Shrewsbury Flower Show is 125 years old this year and is the world's longest running horticultural show held in the same location. For almost half that time, florist and flower arranger Gordon Bradley has competed at the event. Here are his tips for prize winning arrangements.
Anyone with a love of flowers and an eye for design can create prize winning floral art displays.
I believe that fantastic, flamboyant foliage is the key to good designs or exhibits and is really the cornerstone of an arrangement.
Imported tropical foliage has become increasingly popular, especially in contemporary designs, but many garden types of foliage used in flower arranging can be grown easily at home. For example, Fatsia japonica is a wonderful shrub for flower arrangements, it can be manipulated and is sculptural and attractive. Hebe varieties provide evergreen material as well as flowers in summer and are truly delightful.
Bamboo can provide a scaffolding support for arrangements and I tend to use this with designs that require height.
But a truly beautiful and captivating arrangement needs to combine the mastery of the artist and the sculptor and hold the eye with a balanced combination of the principles and elements of design.
It sometimes pays to sketch out the design in advance to ensure all elements fit within the structure. All show classes have a theme and I would suggest that competitors check the schedule definition of terms, as often classes can be won or lost through poor interpretation of the brief.
When it comes to the choice of flowers to use in arrangements, carnations / carnation sprays and lilies are ideal for arrangements and can provide a backbone for many an appealing showcase display. Roses are more robust now and can add class, elegance and colour to any arrangement. But good composition is vital.
Personally, I love to use roses in my arrangements, looking for different tones to provide a focal point and textures of various types of foliage as a backdrop.
It is important to study the colour wheel and to understand the colour spectrum and which colours work together in harmony and equally some that don’t usually go well together in traditional displays, may provide drama and impact in more contemporary designs.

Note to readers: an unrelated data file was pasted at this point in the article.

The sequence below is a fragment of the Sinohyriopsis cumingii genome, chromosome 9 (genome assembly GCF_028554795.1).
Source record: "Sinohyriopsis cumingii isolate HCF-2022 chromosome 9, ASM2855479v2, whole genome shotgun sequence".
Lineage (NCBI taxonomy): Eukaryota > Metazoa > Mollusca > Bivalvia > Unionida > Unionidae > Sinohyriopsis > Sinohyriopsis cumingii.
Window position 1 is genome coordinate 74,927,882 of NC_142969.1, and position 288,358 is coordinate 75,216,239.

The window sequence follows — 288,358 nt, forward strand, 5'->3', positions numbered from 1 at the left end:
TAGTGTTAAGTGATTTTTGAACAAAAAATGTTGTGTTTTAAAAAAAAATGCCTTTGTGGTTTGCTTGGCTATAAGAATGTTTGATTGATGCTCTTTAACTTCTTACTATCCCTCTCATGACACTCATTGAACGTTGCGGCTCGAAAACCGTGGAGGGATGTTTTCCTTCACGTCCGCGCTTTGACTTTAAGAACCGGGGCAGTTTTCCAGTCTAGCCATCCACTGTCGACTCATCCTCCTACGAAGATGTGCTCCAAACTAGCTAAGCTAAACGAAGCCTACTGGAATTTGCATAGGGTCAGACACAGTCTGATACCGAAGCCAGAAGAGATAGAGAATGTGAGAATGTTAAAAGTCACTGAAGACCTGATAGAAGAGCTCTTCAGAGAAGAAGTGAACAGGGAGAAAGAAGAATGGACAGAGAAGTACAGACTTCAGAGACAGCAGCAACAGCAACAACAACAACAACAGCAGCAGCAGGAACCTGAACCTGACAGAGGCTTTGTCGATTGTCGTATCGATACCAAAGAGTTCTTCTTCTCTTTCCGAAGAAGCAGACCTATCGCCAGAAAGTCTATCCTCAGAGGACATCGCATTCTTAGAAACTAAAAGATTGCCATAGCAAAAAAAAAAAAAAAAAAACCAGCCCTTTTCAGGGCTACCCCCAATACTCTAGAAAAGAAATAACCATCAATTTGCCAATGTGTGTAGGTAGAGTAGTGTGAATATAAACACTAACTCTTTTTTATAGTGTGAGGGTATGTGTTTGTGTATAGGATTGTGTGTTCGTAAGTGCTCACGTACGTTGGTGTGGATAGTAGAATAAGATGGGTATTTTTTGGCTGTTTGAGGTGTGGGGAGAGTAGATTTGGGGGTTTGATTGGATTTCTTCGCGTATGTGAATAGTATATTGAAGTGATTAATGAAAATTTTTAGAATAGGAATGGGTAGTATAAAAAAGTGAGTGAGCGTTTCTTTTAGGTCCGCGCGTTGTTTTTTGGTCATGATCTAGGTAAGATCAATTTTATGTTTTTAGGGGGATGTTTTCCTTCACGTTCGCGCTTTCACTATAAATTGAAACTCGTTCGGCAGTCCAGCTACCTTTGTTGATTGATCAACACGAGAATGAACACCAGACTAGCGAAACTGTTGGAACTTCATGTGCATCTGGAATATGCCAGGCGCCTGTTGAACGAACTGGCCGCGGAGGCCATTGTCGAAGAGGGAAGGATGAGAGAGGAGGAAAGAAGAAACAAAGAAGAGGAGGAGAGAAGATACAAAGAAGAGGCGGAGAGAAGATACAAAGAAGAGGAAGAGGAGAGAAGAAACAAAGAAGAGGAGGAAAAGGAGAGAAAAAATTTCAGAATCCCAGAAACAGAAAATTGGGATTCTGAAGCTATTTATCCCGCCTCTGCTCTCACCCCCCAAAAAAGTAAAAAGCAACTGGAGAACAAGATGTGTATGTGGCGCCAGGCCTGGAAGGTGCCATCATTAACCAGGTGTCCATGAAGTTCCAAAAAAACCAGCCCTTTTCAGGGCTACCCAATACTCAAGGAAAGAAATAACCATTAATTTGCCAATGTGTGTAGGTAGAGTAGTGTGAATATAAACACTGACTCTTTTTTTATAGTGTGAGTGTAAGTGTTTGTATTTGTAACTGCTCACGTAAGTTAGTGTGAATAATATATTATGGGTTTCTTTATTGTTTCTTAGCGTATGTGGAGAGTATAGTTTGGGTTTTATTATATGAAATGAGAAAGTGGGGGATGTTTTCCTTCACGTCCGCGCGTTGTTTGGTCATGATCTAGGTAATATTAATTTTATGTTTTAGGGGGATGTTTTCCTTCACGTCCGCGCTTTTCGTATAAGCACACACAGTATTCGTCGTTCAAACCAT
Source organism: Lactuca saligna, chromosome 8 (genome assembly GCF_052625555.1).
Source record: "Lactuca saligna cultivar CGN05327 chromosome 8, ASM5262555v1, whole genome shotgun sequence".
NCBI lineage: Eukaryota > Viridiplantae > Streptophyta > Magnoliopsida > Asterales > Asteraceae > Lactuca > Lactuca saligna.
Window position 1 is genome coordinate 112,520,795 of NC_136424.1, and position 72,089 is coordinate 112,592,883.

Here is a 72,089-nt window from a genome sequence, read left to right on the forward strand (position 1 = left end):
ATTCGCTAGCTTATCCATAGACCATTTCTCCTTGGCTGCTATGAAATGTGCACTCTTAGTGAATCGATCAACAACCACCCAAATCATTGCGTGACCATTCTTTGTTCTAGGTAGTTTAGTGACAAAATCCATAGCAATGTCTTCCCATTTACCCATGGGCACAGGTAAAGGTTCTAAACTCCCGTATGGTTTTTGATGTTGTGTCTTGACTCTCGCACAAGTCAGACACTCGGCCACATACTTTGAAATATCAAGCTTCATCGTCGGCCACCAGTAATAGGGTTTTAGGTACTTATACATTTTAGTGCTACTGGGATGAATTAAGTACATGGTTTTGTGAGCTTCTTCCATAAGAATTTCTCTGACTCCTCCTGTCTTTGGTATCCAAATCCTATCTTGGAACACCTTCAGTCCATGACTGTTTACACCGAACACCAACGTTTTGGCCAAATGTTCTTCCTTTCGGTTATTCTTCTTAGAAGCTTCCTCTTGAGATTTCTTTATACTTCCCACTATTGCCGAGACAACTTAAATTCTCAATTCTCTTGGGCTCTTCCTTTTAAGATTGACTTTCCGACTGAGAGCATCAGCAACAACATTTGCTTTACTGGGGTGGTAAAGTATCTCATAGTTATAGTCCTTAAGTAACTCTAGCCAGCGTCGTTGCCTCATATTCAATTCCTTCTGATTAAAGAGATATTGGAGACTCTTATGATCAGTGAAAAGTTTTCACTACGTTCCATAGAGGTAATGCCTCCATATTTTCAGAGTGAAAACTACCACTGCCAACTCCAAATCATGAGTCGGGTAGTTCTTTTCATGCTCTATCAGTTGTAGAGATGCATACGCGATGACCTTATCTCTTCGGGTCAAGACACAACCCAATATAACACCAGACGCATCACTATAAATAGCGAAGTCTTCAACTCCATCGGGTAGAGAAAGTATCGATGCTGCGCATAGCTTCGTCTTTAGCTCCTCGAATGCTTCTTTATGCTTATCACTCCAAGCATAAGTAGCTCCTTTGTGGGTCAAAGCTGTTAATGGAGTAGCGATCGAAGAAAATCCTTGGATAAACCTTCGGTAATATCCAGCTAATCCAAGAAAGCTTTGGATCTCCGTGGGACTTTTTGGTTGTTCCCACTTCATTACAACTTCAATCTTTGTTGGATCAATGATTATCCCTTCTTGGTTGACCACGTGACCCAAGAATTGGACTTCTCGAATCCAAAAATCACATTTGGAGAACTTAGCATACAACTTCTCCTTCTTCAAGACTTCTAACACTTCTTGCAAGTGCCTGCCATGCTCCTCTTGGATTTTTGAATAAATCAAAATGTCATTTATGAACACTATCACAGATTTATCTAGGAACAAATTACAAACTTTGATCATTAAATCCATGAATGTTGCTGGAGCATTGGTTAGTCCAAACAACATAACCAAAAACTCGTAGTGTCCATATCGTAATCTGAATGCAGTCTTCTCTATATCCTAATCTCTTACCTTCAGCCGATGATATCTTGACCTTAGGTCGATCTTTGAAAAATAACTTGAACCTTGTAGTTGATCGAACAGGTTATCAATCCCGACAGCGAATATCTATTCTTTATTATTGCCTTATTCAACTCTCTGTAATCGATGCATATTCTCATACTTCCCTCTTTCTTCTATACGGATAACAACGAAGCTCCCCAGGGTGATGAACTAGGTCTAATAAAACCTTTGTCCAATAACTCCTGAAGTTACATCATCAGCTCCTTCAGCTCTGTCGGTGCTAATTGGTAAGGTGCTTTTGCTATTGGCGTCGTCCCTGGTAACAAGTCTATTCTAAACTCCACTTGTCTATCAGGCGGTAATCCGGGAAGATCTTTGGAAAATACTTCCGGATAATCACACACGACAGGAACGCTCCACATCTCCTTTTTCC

I also follow the rules of nature, using those plants that grow vertically, in a similar situation and vice versa.
Regardless of the choice of flowers or foliage, ie florist flowers or garden plant material, it is vital that all plant materials are in excellent condition.
I grow a great deal of plant material myself as good foliage is hard to buy and even those cut straight from the garden need to be re-cut before they are put in water because nature is so clever and plants are all about self-preservation meaning that as soon as they are cut the stems close to maintain whatever moisture remains. So, to allow new moisture to reach the flower, you must re-cut the stem. In the case of tulips, it is advisable to wrap them in paper for approximately 30 minutes whilst they take up water to keep the stems straight prior to arranging.
This is an issue to be aware of when flowers are purchased from supermarkets. Yes, they are very competitively priced and of good quality, but what the consumer may not consider is that these bunches may have been picked up and put back many times before their purchase is made so invariably the flowers could have been left out of water, meaning that the stems will need to be re-cut as soon as possible after purchase.
Once you get the flowers home they need to be placed in plenty of water. The water should then be changed daily or it becomes cloudy and filled with bacteria which will shorten the life and vitality of the flowers. Clean containers and the use of added flower foods can help improve vase-life dramatically.
For would-be flower arrangers, I would recommend joining a local flower club or flower arranging class. Demonstrators from all over the country will give their views on flower arrangements and floral art providing lots of ideas.
The National Association of Flower Arranging Society also produces a quarterly magazine, aptly called Flower Arranging, which is also a good source of inspiration.
When it comes to competitions, I still get a huge thrill out of receiving the show schedule and really enjoy finding the class titles, themes and criteria and then start generating ideas and ways of interpreting the brief.
One of the highlights of my floral calendar is Shropshire’s premier horticultural event, Shrewsbury Flower Show. I have competed there for 50 years now and, to commemorate this, a new class has been established and I have donated the Gordon Bradley trophy.